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Okay, so maybe you can relate to my two colleagues. They probably read this, so I’ll change their names just in case I introduce the two of you later. So let’s call them Donna & Annabelle. Just like you, they are both brilliant, accomplished and poised for super-stardom. Annabelle and Donna have both stepped into the spotlight and launched incredible new ventures that have skyrocketed very quickly.  So here’s the deal….

Over dinner, Annabelle says she has this idea to bring her new members together quarterly. These people are all the top people in her field and she wants to get them in the room and have a roundtable discussion; make the acquaintance of other leaders in the area; and hear first hand how to navigate through this marketplace and achieve more success.

This is a fabulous idea for many reasons that I won’t go into here, but immediately seeing the value the rest of our conversation went something like:

Me: “How much are you going to charge to attend?”

Annabelle:  “Nothing.”

Me: “Ummmmm really? Who is sponsoring your event”

Annabelle: “No sponsors.”

{Cue the crickets}

So here’s my message to you, if you don’t want to charge people to experience all the inherent benefits you are offering, your offering will not sustain itself. This is not charity. It’s business… know the benefits and value you provide and charge accordingly. If you can’t see it, ask a trusted colleague who can.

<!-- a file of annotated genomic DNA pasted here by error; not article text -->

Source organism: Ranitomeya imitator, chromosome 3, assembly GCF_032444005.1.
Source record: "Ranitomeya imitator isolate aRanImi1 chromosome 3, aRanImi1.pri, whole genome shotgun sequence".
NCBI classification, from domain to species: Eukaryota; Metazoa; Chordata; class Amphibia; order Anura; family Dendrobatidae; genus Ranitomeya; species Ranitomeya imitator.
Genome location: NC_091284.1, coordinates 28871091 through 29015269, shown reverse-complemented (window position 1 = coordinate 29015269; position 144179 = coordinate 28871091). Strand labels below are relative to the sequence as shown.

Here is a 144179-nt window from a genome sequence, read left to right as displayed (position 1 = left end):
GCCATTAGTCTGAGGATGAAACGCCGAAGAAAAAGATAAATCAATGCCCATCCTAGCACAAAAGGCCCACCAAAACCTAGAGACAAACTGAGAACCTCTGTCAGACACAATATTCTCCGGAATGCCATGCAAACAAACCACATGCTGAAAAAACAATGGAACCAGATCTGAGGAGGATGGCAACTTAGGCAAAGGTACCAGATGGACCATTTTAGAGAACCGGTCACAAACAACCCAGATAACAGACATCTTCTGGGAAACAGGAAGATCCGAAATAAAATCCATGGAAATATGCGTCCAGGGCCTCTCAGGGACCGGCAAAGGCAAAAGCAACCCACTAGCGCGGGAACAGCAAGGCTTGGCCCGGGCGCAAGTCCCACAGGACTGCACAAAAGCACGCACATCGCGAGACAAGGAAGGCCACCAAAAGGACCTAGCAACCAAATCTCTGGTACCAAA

Scenario Dos –

In brainstorming with Donna, (again, equally as fabulous and accomplished as you) about the launch of her new service, she hesitates to put up a service page to collect revenue immediately because as a start-up “people won’t want to pay me.” {Where are those crickets?}

That’s just fear of success or of failure. (I’m not really sure which because they both seem like they’re intimately intertwined.) I don’t care if your site has been up for decades, if a new person strolls along to your site and finds it – it’s new to them. Launch your platform, products and services knowing that you’re going to make money. Kay? Good. If your work is beautiful charge for the value it provides. If your work sucks, well that’s a different story.

So this week’s mantras are:

“I shall not work for free.”

“I shall ask for what I’m worth and not compromise”

Know that this issue of ‘pricing for value’ comes up all the time with clients who are just as accomplished as you are.  Ask someone who is already a star earner to help set your pricing model. Chances are you’re probably not being objective enough about it and I don’t want you leaving any more money on the table.